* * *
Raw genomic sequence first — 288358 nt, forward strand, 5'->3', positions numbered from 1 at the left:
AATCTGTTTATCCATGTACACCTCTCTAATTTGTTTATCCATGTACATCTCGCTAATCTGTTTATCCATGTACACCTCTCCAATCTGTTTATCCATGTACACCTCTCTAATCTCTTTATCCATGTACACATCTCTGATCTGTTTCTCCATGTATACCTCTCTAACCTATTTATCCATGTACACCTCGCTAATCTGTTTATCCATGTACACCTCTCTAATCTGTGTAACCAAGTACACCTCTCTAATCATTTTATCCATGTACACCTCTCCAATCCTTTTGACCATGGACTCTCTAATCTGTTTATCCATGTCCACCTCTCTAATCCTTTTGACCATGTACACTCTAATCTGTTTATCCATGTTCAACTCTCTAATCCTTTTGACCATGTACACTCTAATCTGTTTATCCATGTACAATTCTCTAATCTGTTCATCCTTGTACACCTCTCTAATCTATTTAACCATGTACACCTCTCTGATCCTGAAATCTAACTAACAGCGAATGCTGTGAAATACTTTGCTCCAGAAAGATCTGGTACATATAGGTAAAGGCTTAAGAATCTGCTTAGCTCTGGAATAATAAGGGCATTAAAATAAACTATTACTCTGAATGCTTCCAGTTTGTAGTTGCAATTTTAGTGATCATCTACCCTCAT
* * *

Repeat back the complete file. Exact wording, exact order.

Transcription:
Raw genomic sequence first — 288358 nt, forward strand, 5'->3', positions numbered from 1 at the left:
AATCTGTTTATCCATGTACACCTCTCTAATTTGTTTATCCATGTACATCTCGCTAATCTGTTTATCCATGTACACCTCTCCAATCTGTTTATCCATGTACACCTCTCTAATCTCTTTATCCATGTACACATCTCTGATCTGTTTCTCCATGTATACCTCTCTAACCTATTTATCCATGTACACCTCGCTAATCTGTTTATCCATGTACACCTCTCTAATCTGTGTAACCAAGTACACCTCTCTAATCATTTTATCCATGTACACCTCTCCAATCCTTTTGACCATGGACTCTCTAATCTGTTTATCCATGTCCACCTCTCTAATCCTTTTGACCATGTACACTCTAATCTGTTTATCCATGTTCAACTCTCTAATCCTTTTGACCATGTACACTCTAATCTGTTTATCCATGTACAATTCTCTAATCTGTTCATCCTTGTACACCTCTCTAATCTATTTAACCATGTACACCTCTCTGATCCTGAAATCTAACTAACAGCGAATGCTGTGAAATACTTTGCTCCAGAAAGATCTGGTACATATAGGTAAAGGCTTAAGAATCTGCTTAGCTCTGGAATAATAAGGGCATTAAAATAAACTATTACTCTGAATGCTTCCAGTTTGTAGTTGCAATTTTAGTGATCATCTACCCTCAT